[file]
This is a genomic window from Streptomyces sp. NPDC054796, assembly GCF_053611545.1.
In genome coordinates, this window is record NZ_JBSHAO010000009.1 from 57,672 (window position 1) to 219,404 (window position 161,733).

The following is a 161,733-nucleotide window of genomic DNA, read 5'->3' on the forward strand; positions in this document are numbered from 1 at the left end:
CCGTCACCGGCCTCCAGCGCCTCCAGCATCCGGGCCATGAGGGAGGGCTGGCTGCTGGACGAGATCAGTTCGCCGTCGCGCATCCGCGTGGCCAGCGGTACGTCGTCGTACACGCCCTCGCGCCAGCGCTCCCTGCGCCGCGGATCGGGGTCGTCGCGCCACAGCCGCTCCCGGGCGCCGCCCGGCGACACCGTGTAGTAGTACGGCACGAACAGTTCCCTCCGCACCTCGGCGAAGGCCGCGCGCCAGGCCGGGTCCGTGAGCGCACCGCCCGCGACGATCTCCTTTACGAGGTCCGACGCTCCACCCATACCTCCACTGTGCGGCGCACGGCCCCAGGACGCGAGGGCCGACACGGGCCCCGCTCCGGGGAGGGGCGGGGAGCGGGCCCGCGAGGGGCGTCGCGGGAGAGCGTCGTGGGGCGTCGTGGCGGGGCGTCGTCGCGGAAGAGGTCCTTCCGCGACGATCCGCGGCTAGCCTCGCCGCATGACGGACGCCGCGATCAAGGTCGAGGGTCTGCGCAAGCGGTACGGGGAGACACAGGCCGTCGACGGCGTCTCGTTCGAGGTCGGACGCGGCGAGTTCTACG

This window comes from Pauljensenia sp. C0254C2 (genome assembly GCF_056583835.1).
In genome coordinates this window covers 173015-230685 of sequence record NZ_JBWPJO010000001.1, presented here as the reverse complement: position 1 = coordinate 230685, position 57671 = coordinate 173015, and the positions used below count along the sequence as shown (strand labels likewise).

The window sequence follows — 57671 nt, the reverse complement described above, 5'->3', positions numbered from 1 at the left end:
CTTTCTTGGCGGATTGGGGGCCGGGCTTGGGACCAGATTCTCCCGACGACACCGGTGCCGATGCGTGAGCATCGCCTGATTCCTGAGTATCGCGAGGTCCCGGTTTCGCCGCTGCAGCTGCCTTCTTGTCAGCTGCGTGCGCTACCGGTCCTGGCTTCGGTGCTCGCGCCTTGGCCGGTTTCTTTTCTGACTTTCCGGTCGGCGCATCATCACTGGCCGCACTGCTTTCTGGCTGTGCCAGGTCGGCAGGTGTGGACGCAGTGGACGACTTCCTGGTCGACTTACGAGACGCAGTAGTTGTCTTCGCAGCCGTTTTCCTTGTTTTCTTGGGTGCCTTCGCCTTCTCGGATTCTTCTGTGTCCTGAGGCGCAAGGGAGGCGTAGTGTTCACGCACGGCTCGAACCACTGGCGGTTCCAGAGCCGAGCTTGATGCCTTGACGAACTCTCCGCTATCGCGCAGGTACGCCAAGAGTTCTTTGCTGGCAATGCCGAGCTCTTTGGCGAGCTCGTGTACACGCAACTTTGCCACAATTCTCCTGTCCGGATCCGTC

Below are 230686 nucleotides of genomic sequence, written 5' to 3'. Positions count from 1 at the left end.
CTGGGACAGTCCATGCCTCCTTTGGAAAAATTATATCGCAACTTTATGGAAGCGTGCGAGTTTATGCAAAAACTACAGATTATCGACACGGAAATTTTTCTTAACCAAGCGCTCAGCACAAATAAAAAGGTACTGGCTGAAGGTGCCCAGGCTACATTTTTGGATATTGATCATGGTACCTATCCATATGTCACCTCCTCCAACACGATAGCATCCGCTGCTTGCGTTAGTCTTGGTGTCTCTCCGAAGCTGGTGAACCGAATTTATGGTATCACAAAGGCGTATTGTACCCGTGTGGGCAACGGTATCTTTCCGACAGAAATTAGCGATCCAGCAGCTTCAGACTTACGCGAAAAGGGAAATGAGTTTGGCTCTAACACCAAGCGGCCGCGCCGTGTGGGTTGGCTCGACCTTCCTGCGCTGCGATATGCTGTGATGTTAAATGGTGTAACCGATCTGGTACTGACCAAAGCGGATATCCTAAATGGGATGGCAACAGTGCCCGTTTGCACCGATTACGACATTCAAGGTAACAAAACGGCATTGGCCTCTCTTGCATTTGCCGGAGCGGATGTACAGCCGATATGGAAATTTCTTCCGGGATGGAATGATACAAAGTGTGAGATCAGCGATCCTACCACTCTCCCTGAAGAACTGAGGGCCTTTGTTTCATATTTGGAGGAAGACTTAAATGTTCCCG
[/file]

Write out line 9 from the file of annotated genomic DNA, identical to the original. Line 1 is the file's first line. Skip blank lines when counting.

Below are 230686 nucleotides of genomic sequence, written 5' to 3'. Positions count from 1 at the left end.